About the deck: In the Acknowledgments section of the book that accompanies this deck, Pamela Eakins writes: "The Tarot of the Spirit is meant to pick up where other tarots leave off. It has come to us to aid serious students on the esoteric path of the Western mysteries. Its reason for being is to provide assistance for inner awakening and continued spiritual practice." She further states in Chapter 1 that "The objective of working with tarot . . . is to attain a sublime integration of internal contradictory elements in order to transcend conflict or conditioned response patterns and move into a state of inner peace and a deep awareness of our true identity."

Tuesday, July 13, 2010

A Journey through My Tarot Decks: The Wheel of Fortune

The Fairy Tarot
The Oread
(Wheel of Fortune – Arcana X)

In this series of posts, I plan to discuss all of the Tarot cards in order, using a different deck for each card. Today I'm exploring Trump 10 from The Fairy Tarot (artist: Antonio Lupatelli). In this deck, Trump 10 features The Oread.

In ancient Greek mythology, Oreads were nymphs associated with mountains and grottoes. (The word comes from the Greek oreios, meaning "of a mountain.") The American writer Hilda Doolittle wrote an evocative poem about Oreads:


Whirl up, sea --
Whirl your pointed pines,
Splash your great pines
On our rocks;
Hurl your green over us,
Cover us with your pools of fir.

In The Fairy Tarot book by Helene and Doris Saltarini (translation by Liz O’Neill), the Oread is described as "the spirit of Fortune, that travels through this Kingdom spellbound, pedaling on her wheel."

Book T associates the Wheel of Fortune card with the planet Jupiter, planet of luck and expansion – and looking at this Oread, we can see a clear connection!

The Oread wears a fruit-bearing plant on her hat (fruitfulness, abundance). I don‛t know what kind of plant it is (but then, what I know about plants would fit on a fairy‛s thumbnail). Her wheel bears carvings that look to me like: a goblet, two snakes, the sun, the symbol for the planet Neptune (trident), a goat, and two objects that resemble arrowheads (?) with a small star between them – plus two carvings that are hidden by the Oread‛s leg – eight images in all. There are many ways to interpret these. They could be references to the elements (Water, Fire, Earth, Air).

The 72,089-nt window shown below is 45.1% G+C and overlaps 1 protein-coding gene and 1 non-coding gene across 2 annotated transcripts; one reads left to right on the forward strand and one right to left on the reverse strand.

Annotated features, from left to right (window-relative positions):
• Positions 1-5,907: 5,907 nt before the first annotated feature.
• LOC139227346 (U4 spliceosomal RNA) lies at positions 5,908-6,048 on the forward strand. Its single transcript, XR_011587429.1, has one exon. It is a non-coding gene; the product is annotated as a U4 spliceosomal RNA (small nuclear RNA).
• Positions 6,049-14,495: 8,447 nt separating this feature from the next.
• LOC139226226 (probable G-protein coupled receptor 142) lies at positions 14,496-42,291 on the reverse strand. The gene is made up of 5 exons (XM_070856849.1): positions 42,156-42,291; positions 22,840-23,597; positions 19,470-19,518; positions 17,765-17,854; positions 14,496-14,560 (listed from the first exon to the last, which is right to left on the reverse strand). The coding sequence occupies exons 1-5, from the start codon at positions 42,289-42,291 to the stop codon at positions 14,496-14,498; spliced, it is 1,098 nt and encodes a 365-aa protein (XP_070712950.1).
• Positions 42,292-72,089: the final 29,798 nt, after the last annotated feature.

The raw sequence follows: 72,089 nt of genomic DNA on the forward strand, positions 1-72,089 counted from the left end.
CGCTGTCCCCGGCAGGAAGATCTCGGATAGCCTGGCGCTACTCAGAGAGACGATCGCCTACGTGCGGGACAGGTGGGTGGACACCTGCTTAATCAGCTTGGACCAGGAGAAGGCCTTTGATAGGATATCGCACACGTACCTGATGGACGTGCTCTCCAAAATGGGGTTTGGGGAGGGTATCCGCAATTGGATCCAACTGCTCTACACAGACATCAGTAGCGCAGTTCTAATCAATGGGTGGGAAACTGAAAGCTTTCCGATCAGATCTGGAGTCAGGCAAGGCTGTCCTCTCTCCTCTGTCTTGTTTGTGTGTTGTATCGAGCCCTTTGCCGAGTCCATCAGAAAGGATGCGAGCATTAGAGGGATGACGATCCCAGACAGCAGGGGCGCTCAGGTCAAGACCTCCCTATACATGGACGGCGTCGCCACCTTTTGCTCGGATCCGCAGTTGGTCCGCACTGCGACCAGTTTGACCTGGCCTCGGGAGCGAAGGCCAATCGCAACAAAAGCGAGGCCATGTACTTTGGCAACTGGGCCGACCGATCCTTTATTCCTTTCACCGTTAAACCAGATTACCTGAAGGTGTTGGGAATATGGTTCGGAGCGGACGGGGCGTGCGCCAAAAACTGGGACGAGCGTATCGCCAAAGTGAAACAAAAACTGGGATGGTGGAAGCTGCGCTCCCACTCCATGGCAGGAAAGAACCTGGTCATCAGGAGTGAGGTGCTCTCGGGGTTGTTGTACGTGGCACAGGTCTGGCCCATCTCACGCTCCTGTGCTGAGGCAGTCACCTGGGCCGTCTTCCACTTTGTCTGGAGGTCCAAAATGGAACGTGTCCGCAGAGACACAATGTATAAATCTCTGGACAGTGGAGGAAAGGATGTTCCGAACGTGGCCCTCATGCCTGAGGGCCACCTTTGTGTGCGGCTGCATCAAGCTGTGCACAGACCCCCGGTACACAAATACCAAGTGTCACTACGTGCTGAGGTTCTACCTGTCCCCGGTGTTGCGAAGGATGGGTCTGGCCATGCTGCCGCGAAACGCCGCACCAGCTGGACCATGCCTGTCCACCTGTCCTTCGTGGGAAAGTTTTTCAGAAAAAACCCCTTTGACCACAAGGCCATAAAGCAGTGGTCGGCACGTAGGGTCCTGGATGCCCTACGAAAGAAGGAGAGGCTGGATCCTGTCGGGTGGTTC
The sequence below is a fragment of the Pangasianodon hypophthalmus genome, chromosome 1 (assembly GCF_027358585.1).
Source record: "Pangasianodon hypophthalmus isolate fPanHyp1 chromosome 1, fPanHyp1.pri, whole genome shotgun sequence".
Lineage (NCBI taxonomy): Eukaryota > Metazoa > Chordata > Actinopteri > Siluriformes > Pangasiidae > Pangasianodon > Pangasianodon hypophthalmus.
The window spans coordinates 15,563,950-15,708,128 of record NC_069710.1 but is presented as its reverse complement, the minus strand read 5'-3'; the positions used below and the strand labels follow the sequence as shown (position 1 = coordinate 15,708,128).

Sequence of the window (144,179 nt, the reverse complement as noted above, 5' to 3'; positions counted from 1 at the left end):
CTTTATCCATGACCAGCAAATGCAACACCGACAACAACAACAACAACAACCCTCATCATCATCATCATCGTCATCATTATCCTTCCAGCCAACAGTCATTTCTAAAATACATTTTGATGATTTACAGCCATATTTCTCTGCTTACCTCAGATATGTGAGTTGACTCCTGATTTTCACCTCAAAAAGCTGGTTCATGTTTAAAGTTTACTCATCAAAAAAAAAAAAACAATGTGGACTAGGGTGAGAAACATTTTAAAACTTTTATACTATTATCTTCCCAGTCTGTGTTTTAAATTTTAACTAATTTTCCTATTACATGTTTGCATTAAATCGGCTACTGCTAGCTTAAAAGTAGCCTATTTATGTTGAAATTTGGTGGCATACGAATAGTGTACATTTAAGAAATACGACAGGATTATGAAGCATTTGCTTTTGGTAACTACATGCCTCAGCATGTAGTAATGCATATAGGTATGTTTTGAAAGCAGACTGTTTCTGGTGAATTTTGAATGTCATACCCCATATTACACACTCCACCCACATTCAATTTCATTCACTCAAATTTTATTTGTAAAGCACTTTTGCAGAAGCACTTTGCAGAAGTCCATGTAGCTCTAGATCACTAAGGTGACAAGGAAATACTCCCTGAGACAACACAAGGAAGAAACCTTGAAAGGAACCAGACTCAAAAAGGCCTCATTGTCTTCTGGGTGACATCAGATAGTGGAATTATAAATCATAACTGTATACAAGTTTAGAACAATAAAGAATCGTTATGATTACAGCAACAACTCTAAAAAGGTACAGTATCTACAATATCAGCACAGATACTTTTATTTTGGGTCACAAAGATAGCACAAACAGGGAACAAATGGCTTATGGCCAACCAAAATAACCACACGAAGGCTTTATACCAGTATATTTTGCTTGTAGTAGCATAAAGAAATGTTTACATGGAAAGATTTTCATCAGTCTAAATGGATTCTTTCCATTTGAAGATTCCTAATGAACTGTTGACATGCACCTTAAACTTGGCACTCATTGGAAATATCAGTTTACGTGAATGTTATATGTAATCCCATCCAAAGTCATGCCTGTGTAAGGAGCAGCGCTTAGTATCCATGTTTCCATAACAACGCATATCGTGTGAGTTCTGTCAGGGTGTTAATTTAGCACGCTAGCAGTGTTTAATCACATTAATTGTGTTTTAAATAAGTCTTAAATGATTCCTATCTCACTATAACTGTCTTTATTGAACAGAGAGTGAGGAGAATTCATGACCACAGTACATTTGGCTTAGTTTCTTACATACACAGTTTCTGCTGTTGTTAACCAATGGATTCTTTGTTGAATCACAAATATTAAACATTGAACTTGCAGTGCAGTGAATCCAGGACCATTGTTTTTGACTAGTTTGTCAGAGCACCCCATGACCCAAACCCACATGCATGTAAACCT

The Oread‛s gown is blue, a color Jack Tresidder tells us (in The Dictionary of Symbols) is an attribute of Jupiter and also symbolic of "infinity, eternity, truth, devotion, faith, purity, chastity, peace, spiritual and intellectual life." The sky is pink, commonly seen as an indication of harmony and emotional love. The fairy‛s wings are purple, the color of royalty and dignity, and decorated with yellow circles with red centers which look very solar in nature.

Upright Divininatory Meanings provided by the Saltarinis: "triumph of fortune; joyful news from everywhere will reach you and above all you will feel strong and happy inside, and will not forget those who have need of you."

Reversed or poorly placed in a spread: "Attention, do not immediately accept everything that is offered to you in abundance, but choose and evaluate each situation carefully. Think also of its development and not only of the present moment."

The Oread reminds me that no matter what type of "fortune" I seem to be experiencing right now, this too shall pass. Take nothing for granted. Expect the best, but plan for the worst. The wheel turns. The Oread pedals around the bend and back again.

* "Oread" by Hilda Doolittle, taken from Modern American poetry: an introduction, edited by Louis Untermeyer.

Tuesday, July 6, 2010

A Journey through My Tarot Decks: The Hermit

In this series of posts, I plan to discuss all of the Tarot cards in order, using a different deck for each card. This week's card is The Hermit (Trump 9) from The Dragon Tarot by Nigel Suckling, illustrated by Roger and Linda Garland.